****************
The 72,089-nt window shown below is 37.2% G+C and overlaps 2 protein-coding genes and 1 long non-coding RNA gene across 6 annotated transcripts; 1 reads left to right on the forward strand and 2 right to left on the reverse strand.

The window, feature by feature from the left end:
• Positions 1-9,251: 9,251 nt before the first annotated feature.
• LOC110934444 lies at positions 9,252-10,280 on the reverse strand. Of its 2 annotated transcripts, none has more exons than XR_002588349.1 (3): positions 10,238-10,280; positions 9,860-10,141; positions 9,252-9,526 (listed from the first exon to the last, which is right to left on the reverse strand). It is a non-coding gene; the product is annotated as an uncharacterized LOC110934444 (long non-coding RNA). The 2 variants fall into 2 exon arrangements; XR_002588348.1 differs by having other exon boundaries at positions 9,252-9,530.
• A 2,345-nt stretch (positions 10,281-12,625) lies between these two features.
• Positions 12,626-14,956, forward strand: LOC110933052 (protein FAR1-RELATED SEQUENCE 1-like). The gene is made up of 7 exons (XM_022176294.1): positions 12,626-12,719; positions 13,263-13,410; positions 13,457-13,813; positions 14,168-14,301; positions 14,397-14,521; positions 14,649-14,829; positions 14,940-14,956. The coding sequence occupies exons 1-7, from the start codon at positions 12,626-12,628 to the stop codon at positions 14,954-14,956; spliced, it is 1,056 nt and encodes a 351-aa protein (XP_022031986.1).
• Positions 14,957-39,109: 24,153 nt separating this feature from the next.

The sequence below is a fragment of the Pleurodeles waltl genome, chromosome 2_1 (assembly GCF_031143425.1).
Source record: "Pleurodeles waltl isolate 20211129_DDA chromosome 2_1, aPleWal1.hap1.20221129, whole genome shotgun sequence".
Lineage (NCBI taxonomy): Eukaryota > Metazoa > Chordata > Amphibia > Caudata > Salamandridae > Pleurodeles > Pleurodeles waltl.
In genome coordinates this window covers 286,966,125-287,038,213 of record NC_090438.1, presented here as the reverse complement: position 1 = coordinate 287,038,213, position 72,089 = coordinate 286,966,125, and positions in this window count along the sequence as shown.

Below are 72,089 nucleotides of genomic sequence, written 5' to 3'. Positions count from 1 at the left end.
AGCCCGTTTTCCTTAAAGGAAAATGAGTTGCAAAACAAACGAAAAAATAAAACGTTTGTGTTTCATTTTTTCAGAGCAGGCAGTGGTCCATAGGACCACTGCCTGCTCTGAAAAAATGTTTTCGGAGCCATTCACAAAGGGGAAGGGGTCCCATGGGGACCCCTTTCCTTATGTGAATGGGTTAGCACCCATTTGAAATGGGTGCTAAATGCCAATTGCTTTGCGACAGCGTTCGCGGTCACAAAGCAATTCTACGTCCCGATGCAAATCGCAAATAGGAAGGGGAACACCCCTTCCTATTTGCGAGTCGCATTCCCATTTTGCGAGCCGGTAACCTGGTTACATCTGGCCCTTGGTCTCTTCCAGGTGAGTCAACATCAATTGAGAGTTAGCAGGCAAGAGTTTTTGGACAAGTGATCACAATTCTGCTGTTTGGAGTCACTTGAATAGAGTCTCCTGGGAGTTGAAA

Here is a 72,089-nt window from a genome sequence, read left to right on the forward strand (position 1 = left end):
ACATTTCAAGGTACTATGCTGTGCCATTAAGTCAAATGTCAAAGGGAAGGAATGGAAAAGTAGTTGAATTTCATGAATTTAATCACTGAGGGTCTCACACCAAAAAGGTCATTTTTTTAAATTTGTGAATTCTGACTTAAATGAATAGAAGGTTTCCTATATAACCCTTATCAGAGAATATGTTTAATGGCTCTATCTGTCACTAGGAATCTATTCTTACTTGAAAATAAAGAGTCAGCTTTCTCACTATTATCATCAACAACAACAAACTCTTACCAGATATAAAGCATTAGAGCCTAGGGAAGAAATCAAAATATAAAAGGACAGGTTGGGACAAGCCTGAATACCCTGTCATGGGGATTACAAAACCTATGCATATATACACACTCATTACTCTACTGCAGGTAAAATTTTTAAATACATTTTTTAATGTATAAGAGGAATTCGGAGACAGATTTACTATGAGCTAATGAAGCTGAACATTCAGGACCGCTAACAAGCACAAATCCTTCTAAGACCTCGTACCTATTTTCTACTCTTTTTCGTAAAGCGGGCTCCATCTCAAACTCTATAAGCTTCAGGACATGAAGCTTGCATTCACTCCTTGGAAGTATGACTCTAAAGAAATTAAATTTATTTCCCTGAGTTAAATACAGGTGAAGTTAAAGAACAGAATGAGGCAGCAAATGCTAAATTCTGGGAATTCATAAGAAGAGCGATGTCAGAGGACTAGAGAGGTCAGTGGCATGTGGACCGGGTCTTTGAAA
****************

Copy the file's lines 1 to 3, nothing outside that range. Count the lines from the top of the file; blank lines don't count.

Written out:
The 72,089-nt window shown below is 37.2% G+C and overlaps 2 protein-coding genes and 1 long non-coding RNA gene across 6 annotated transcripts; 1 reads left to right on the forward strand and 2 right to left on the reverse strand.

The window, feature by feature from the left end:
• Positions 1-9,251: 9,251 nt before the first annotated feature.